The battle over biometric polling continues to play out in the Philippines’ Supreme Court as civil organizations led by the Kabataan Party-list argue vehemently against the Commission on Elections’s (Comelec) “no bio, no boto” policy. The complainants have filed a new petition urging the Supreme Court to uphold its temporary restraining order (TRO) on Comelec’s move to de-register those who didn’t submit their biometric data from its voter list.
It’s a complicated situation. The registration period for voter biometrics was open for 17 months and Comelec campaigned extensively to encourage voters to enroll, but ultimately the Commission’s centers were overwhelmed with a surge of registrants just before the October 31st deadline. In the end, 2.5 million voters were left unregistered, and according to Comelec’s rules those voters now must be disenfranchised. But the Surpreme Court issued its TRO on that process in response to protests from youth groups led by the Kabataan Party-list; and while it recently denied a request to extend the enrollment deadline, it will still consider another petition against the constitutionality of the biometric requirement itself.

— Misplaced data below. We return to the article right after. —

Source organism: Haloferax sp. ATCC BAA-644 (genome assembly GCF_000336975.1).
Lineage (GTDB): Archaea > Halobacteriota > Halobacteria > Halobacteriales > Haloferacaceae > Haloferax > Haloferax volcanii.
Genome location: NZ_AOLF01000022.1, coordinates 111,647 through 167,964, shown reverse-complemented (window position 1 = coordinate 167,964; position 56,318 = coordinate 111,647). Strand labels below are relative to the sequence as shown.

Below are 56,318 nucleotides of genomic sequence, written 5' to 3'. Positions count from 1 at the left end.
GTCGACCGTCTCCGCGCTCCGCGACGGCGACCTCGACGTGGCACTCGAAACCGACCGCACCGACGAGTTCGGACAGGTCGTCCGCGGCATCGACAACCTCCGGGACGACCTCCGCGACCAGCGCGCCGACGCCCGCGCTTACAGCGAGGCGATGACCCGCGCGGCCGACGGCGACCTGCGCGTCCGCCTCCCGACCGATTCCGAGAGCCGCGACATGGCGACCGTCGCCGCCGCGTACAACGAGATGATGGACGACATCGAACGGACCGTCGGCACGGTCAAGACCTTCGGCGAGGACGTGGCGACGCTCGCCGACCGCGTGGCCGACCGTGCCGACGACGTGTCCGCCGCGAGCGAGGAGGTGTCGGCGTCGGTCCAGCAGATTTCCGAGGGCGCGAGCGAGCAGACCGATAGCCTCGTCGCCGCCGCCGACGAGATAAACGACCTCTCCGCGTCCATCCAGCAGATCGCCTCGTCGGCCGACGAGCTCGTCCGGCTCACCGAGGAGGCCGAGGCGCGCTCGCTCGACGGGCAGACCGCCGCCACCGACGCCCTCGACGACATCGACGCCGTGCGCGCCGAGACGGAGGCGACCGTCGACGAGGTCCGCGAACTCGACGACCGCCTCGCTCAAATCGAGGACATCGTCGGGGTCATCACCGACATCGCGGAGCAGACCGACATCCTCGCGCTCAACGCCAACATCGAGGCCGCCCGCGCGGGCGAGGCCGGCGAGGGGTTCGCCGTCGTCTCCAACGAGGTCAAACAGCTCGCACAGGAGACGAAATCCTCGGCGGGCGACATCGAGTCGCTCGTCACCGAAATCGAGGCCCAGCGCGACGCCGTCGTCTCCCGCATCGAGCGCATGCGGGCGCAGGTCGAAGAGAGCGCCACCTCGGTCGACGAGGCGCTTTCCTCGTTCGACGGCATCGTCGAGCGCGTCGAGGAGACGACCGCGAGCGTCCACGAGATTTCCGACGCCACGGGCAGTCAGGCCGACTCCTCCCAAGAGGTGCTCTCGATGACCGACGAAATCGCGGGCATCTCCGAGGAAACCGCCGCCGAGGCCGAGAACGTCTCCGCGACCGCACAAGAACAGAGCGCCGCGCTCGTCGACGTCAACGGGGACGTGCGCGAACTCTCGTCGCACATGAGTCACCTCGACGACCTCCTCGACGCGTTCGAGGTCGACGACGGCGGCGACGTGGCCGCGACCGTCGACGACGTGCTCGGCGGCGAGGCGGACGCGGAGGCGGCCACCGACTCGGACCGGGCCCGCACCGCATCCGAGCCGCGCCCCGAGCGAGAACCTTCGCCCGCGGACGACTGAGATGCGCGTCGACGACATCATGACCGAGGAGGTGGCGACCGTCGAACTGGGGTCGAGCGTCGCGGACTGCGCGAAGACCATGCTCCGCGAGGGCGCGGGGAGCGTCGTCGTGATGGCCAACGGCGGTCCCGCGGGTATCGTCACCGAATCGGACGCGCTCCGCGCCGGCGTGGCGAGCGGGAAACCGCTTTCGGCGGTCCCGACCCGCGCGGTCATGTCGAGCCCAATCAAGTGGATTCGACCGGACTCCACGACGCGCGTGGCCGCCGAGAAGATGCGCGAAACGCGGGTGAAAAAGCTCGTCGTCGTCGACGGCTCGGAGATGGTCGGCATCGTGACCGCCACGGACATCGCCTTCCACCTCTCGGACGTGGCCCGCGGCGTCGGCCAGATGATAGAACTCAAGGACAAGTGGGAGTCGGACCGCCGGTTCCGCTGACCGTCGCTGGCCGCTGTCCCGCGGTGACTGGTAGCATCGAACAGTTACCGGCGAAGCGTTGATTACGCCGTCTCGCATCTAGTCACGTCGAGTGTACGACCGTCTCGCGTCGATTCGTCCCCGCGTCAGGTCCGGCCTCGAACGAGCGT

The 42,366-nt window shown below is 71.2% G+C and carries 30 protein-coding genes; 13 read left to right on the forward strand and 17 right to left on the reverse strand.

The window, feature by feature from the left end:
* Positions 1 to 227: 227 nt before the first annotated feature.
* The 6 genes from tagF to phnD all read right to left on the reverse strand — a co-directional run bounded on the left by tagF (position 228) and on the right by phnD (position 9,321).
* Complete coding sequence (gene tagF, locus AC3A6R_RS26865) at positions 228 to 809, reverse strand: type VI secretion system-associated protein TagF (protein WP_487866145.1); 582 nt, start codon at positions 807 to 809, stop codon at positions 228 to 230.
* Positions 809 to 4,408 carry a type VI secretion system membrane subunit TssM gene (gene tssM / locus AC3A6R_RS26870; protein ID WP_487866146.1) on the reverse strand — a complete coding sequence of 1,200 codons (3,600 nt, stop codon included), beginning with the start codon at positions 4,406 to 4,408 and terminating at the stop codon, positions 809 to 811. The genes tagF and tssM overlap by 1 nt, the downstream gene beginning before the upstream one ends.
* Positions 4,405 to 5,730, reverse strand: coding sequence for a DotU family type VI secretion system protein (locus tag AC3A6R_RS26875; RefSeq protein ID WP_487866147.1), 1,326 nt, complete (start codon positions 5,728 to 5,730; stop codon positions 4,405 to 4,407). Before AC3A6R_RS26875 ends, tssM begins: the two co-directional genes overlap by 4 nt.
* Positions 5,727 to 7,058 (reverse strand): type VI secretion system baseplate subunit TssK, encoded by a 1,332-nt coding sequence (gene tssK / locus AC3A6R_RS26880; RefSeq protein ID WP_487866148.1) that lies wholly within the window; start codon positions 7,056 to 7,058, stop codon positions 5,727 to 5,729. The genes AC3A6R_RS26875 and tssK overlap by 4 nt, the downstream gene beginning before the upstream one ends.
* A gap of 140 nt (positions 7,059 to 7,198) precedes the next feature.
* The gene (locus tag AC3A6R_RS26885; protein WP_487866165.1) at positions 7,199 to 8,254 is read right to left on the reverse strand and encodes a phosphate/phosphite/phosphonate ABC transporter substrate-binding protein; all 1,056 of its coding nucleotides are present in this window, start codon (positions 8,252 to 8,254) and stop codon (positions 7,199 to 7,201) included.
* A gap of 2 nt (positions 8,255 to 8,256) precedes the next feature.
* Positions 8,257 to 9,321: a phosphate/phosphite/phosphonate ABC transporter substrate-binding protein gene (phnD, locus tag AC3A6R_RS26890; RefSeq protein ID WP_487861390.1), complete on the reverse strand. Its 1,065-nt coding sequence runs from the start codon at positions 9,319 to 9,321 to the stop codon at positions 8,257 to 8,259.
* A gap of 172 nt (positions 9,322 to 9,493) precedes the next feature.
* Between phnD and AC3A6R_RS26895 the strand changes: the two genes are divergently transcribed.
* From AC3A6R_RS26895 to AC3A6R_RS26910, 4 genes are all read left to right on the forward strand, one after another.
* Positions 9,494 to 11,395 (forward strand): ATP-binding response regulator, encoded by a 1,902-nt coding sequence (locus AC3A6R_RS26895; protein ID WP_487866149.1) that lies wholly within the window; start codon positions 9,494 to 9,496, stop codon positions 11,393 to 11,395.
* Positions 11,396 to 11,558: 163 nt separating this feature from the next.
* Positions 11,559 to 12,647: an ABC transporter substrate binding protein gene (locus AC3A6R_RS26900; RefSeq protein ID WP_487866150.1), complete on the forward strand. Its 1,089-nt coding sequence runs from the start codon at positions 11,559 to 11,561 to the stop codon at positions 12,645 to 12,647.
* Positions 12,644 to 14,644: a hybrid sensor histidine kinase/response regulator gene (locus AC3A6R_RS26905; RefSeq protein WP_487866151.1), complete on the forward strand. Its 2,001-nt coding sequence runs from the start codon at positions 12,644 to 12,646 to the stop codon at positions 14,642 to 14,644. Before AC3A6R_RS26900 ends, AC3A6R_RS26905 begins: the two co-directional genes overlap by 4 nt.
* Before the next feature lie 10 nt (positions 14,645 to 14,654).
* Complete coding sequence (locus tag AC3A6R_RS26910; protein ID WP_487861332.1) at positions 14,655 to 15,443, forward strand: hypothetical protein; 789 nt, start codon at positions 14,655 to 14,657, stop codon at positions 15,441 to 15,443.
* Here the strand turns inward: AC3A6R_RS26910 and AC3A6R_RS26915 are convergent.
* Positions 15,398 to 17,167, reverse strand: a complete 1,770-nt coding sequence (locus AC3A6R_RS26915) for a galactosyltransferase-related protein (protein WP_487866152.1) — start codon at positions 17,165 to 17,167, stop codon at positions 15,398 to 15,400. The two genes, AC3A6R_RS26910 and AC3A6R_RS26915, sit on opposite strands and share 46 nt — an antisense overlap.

Now, Comelec Chair Andres Bautista says that the TRO is putting into jeopardy preparations for the May 9th election as the protesters continue to argue against the biometric policy. In their latest filings, the protesters point out that Comelec announced in November it would not employ an electronic voter verification system in the elections but would instead use hard copies of voter lists, which they argue will render the biometric system redundant. The protesters also argue that the Philippines’ adherence to the International Covenant on Civil and Political Rights will require it not to restrict the 2.5 million unregistered voters’ right to suffrage.
It isn’t clear how the Supreme Court will rule on this issue, but with 2.5 million voters’ rights at stake, many will be watching to find out.
Source: The Manila Times